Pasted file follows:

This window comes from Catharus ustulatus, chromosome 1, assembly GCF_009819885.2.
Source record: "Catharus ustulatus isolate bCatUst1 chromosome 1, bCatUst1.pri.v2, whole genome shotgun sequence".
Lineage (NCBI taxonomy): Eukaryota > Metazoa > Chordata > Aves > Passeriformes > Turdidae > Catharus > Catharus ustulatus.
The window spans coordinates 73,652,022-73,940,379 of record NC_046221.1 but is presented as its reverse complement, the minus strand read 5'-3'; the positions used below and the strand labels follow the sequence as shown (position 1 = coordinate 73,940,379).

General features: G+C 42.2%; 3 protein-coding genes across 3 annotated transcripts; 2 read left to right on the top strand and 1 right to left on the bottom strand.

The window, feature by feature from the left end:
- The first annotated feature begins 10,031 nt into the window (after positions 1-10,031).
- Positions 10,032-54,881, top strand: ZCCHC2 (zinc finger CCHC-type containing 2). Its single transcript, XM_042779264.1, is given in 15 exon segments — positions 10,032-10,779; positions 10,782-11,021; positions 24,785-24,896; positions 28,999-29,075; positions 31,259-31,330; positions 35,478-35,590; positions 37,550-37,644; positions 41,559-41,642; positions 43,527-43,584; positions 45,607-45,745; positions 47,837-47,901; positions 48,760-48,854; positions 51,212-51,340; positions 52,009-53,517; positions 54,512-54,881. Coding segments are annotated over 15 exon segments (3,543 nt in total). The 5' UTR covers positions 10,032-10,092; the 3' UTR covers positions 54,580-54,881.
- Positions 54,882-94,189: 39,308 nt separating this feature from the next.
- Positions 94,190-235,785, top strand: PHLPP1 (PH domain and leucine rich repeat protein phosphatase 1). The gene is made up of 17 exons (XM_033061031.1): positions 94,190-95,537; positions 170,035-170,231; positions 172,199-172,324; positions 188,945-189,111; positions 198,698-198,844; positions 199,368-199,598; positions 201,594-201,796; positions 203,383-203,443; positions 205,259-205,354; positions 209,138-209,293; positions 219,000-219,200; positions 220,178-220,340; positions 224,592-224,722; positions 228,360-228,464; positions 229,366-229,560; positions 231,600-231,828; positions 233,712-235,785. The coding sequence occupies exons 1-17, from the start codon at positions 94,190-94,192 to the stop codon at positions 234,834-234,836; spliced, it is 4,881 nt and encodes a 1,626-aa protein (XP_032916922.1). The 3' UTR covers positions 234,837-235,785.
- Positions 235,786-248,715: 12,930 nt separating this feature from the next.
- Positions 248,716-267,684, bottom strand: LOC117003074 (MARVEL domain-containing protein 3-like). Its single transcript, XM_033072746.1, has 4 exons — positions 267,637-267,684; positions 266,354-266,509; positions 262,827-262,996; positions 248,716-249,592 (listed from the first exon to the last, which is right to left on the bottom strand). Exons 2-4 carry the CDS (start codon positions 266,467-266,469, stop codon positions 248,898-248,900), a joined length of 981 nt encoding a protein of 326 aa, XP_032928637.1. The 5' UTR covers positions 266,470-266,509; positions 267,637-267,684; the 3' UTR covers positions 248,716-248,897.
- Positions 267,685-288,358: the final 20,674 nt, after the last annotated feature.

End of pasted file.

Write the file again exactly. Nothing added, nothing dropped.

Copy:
This window comes from Catharus ustulatus, chromosome 1, assembly GCF_009819885.2.
Source record: "Catharus ustulatus isolate bCatUst1 chromosome 1, bCatUst1.pri.v2, whole genome shotgun sequence".
Lineage (NCBI taxonomy): Eukaryota > Metazoa > Chordata > Aves > Passeriformes > Turdidae > Catharus > Catharus ustulatus.
The window spans coordinates 73,652,022-73,940,379 of record NC_046221.1 but is presented as its reverse complement, the minus strand read 5'-3'; the positions used below and the strand labels follow the sequence as shown (position 1 = coordinate 73,940,379).

General features: G+C 42.2%; 3 protein-coding genes across 3 annotated transcripts; 2 read left to right on the top strand and 1 right to left on the bottom strand.

The window, feature by feature from the left end:
- The first annotated feature begins 10,031 nt into the window (after positions 1-10,031).
- Positions 10,032-54,881, top strand: ZCCHC2 (zinc finger CCHC-type containing 2). Its single transcript, XM_042779264.1, is given in 15 exon segments — positions 10,032-10,779; positions 10,782-11,021; positions 24,785-24,896; positions 28,999-29,075; positions 31,259-31,330; positions 35,478-35,590; positions 37,550-37,644; positions 41,559-41,642; positions 43,527-43,584; positions 45,607-45,745; positions 47,837-47,901; positions 48,760-48,854; positions 51,212-51,340; positions 52,009-53,517; positions 54,512-54,881. Coding segments are annotated over 15 exon segments (3,543 nt in total). The 5' UTR covers positions 10,032-10,092; the 3' UTR covers positions 54,580-54,881.
- Positions 54,882-94,189: 39,308 nt separating this feature from the next.
- Positions 94,190-235,785, top strand: PHLPP1 (PH domain and leucine rich repeat protein phosphatase 1). The gene is made up of 17 exons (XM_033061031.1): positions 94,190-95,537; positions 170,035-170,231; positions 172,199-172,324; positions 188,945-189,111; positions 198,698-198,844; positions 199,368-199,598; positions 201,594-201,796; positions 203,383-203,443; positions 205,259-205,354; positions 209,138-209,293; positions 219,000-219,200; positions 220,178-220,340; positions 224,592-224,722; positions 228,360-228,464; positions 229,366-229,560; positions 231,600-231,828; positions 233,712-235,785. The coding sequence occupies exons 1-17, from the start codon at positions 94,190-94,192 to the stop codon at positions 234,834-234,836; spliced, it is 4,881 nt and encodes a 1,626-aa protein (XP_032916922.1). The 3' UTR covers positions 234,837-235,785.
- Positions 235,786-248,715: 12,930 nt separating this feature from the next.
- Positions 248,716-267,684, bottom strand: LOC117003074 (MARVEL domain-containing protein 3-like). Its single transcript, XM_033072746.1, has 4 exons — positions 267,637-267,684; positions 266,354-266,509; positions 262,827-262,996; positions 248,716-249,592 (listed from the first exon to the last, which is right to left on the bottom strand). Exons 2-4 carry the CDS (start codon positions 266,467-266,469, stop codon positions 248,898-248,900), a joined length of 981 nt encoding a protein of 326 aa, XP_032928637.1. The 5' UTR covers positions 266,470-266,509; positions 267,637-267,684; the 3' UTR covers positions 248,716-248,897.
- Positions 267,685-288,358: the final 20,674 nt, after the last annotated feature.